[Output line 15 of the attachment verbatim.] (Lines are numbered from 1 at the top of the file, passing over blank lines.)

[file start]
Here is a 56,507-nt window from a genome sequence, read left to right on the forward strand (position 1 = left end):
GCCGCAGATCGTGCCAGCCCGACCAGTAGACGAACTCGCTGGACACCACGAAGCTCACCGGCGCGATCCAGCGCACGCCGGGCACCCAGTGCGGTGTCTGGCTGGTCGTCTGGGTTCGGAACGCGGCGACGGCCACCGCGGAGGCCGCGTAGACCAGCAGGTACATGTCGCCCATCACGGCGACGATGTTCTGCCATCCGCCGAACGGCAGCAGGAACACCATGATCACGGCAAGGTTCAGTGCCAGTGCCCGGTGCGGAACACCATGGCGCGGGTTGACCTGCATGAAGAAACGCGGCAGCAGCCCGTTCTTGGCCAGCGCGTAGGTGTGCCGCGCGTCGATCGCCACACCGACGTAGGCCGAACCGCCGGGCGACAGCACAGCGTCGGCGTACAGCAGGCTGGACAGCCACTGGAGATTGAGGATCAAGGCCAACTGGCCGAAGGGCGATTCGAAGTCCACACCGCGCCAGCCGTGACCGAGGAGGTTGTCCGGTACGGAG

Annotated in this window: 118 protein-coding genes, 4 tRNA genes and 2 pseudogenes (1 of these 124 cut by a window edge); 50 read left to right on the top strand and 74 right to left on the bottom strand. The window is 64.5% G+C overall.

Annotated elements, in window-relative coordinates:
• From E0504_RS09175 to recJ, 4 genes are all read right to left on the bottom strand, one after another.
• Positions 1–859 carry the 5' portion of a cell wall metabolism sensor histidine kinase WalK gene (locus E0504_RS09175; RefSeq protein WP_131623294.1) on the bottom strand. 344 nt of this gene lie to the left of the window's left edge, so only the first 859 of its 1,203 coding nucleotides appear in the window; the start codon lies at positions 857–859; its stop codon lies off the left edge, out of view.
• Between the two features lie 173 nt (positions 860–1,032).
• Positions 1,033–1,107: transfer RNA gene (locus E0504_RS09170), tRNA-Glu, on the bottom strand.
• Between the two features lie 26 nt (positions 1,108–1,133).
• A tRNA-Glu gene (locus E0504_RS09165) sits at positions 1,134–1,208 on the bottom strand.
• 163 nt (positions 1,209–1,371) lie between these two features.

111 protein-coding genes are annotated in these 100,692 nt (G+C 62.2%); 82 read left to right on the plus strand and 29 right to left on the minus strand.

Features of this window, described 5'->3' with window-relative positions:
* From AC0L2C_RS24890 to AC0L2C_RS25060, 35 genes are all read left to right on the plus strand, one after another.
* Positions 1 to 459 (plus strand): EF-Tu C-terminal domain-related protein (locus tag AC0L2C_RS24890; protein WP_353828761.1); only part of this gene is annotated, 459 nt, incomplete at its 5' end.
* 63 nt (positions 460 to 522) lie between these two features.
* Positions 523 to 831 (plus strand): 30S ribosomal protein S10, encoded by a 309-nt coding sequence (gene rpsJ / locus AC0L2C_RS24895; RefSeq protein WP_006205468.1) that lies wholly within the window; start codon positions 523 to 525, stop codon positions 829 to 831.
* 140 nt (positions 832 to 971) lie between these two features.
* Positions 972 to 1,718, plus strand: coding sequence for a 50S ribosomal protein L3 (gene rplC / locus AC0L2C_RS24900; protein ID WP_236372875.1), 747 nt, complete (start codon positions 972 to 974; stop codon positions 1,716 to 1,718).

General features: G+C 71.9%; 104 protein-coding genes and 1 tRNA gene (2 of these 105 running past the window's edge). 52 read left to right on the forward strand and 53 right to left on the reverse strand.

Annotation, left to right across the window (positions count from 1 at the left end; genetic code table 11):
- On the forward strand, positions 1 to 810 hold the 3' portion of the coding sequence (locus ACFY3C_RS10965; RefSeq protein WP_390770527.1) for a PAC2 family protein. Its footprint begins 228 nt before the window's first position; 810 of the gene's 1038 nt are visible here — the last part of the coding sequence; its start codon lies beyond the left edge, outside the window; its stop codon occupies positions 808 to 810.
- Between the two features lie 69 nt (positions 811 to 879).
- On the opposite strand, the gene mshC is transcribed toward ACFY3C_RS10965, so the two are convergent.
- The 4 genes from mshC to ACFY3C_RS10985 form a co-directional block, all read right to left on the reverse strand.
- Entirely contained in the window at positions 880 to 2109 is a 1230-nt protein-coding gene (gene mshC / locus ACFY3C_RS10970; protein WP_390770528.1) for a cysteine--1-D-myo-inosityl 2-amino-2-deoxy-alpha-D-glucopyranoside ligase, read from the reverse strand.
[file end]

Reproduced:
* Positions 1 to 459 (plus strand): EF-Tu C-terminal domain-related protein (locus tag AC0L2C_RS24890; protein WP_353828761.1); only part of this gene is annotated, 459 nt, incomplete at its 5' end.